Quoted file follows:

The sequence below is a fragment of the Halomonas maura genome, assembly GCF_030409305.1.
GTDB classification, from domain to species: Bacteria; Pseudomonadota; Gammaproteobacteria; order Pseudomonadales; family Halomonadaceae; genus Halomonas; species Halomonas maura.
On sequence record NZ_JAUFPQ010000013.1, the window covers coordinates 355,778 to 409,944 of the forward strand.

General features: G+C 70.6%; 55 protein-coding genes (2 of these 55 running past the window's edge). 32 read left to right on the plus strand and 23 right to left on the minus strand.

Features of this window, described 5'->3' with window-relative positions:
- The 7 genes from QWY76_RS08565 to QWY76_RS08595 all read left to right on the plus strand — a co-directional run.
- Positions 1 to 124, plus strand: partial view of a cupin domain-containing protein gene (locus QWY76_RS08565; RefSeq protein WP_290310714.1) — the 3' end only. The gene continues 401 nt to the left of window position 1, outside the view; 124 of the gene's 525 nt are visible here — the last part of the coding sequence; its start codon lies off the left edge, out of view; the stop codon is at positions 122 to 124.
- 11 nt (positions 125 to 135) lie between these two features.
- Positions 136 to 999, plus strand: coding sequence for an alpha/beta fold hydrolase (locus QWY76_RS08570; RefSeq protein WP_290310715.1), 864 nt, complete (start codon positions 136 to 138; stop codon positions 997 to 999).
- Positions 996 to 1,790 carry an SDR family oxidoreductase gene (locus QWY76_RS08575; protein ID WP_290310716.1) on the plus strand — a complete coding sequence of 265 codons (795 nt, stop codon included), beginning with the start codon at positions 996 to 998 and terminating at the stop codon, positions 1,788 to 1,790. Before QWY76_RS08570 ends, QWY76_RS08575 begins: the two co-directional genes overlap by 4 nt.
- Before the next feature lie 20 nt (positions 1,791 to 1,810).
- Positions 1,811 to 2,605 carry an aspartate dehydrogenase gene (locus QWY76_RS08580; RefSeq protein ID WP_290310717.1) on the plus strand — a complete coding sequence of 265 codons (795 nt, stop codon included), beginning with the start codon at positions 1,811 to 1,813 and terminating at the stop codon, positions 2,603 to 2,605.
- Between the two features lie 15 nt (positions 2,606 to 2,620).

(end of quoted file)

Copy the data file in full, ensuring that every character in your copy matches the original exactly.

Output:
The sequence below is a fragment of the Halomonas maura genome, assembly GCF_030409305.1.
GTDB classification, from domain to species: Bacteria; Pseudomonadota; Gammaproteobacteria; order Pseudomonadales; family Halomonadaceae; genus Halomonas; species Halomonas maura.
On sequence record NZ_JAUFPQ010000013.1, the window covers coordinates 355,778 to 409,944 of the forward strand.

General features: G+C 70.6%; 55 protein-coding genes (2 of these 55 running past the window's edge). 32 read left to right on the plus strand and 23 right to left on the minus strand.

Features of this window, described 5'->3' with window-relative positions:
- The 7 genes from QWY76_RS08565 to QWY76_RS08595 all read left to right on the plus strand — a co-directional run.
- Positions 1 to 124, plus strand: partial view of a cupin domain-containing protein gene (locus QWY76_RS08565; RefSeq protein WP_290310714.1) — the 3' end only. The gene continues 401 nt to the left of window position 1, outside the view; 124 of the gene's 525 nt are visible here — the last part of the coding sequence; its start codon lies off the left edge, out of view; the stop codon is at positions 122 to 124.
- 11 nt (positions 125 to 135) lie between these two features.
- Positions 136 to 999, plus strand: coding sequence for an alpha/beta fold hydrolase (locus QWY76_RS08570; RefSeq protein WP_290310715.1), 864 nt, complete (start codon positions 136 to 138; stop codon positions 997 to 999).
- Positions 996 to 1,790 carry an SDR family oxidoreductase gene (locus QWY76_RS08575; protein ID WP_290310716.1) on the plus strand — a complete coding sequence of 265 codons (795 nt, stop codon included), beginning with the start codon at positions 996 to 998 and terminating at the stop codon, positions 1,788 to 1,790. Before QWY76_RS08570 ends, QWY76_RS08575 begins: the two co-directional genes overlap by 4 nt.
- Before the next feature lie 20 nt (positions 1,791 to 1,810).
- Positions 1,811 to 2,605 carry an aspartate dehydrogenase gene (locus QWY76_RS08580; RefSeq protein ID WP_290310717.1) on the plus strand — a complete coding sequence of 265 codons (795 nt, stop codon included), beginning with the start codon at positions 1,811 to 1,813 and terminating at the stop codon, positions 2,603 to 2,605.
- Between the two features lie 15 nt (positions 2,606 to 2,620).